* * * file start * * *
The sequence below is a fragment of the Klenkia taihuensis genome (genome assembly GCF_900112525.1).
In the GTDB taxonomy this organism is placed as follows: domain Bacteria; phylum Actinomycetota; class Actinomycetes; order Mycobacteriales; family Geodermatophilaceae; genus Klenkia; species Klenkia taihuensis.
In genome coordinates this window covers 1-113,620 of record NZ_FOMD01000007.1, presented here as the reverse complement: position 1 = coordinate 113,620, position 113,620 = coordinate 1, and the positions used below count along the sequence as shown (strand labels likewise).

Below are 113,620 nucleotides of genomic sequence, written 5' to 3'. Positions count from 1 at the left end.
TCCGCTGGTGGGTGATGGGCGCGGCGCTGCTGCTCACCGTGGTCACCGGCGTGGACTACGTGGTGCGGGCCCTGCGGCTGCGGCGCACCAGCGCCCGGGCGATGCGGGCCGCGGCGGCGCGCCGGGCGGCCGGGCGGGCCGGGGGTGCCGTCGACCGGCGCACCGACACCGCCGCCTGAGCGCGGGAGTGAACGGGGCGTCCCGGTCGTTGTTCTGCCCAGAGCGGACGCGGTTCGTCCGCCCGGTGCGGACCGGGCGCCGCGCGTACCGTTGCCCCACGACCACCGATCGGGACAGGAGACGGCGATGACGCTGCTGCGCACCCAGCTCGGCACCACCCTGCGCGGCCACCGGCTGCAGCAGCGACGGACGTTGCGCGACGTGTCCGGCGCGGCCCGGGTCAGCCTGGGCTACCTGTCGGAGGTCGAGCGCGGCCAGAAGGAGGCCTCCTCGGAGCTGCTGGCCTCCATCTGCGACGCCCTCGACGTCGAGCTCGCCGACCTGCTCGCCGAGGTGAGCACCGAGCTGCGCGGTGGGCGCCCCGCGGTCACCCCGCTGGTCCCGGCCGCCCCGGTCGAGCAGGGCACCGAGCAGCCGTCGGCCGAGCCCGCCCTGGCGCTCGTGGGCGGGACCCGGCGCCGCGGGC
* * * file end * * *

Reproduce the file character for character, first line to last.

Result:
The sequence below is a fragment of the Klenkia taihuensis genome (genome assembly GCF_900112525.1).
In the GTDB taxonomy this organism is placed as follows: domain Bacteria; phylum Actinomycetota; class Actinomycetes; order Mycobacteriales; family Geodermatophilaceae; genus Klenkia; species Klenkia taihuensis.
In genome coordinates this window covers 1-113,620 of record NZ_FOMD01000007.1, presented here as the reverse complement: position 1 = coordinate 113,620, position 113,620 = coordinate 1, and the positions used below count along the sequence as shown (strand labels likewise).

Below are 113,620 nucleotides of genomic sequence, written 5' to 3'. Positions count from 1 at the left end.
TCCGCTGGTGGGTGATGGGCGCGGCGCTGCTGCTCACCGTGGTCACCGGCGTGGACTACGTGGTGCGGGCCCTGCGGCTGCGGCGCACCAGCGCCCGGGCGATGCGGGCCGCGGCGGCGCGCCGGGCGGCCGGGCGGGCCGGGGGTGCCGTCGACCGGCGCACCGACACCGCCGCCTGAGCGCGGGAGTGAACGGGGCGTCCCGGTCGTTGTTCTGCCCAGAGCGGACGCGGTTCGTCCGCCCGGTGCGGACCGGGCGCCGCGCGTACCGTTGCCCCACGACCACCGATCGGGACAGGAGACGGCGATGACGCTGCTGCGCACCCAGCTCGGCACCACCCTGCGCGGCCACCGGCTGCAGCAGCGACGGACGTTGCGCGACGTGTCCGGCGCGGCCCGGGTCAGCCTGGGCTACCTGTCGGAGGTCGAGCGCGGCCAGAAGGAGGCCTCCTCGGAGCTGCTGGCCTCCATCTGCGACGCCCTCGACGTCGAGCTCGCCGACCTGCTCGCCGAGGTGAGCACCGAGCTGCGCGGTGGGCGCCCCGCGGTCACCCCGCTGGTCCCGGCCGCCCCGGTCGAGCAGGGCACCGAGCAGCCGTCGGCCGAGCCCGCCCTGGCGCTCGTGGGCGGGACCCGGCGCCGCGGGC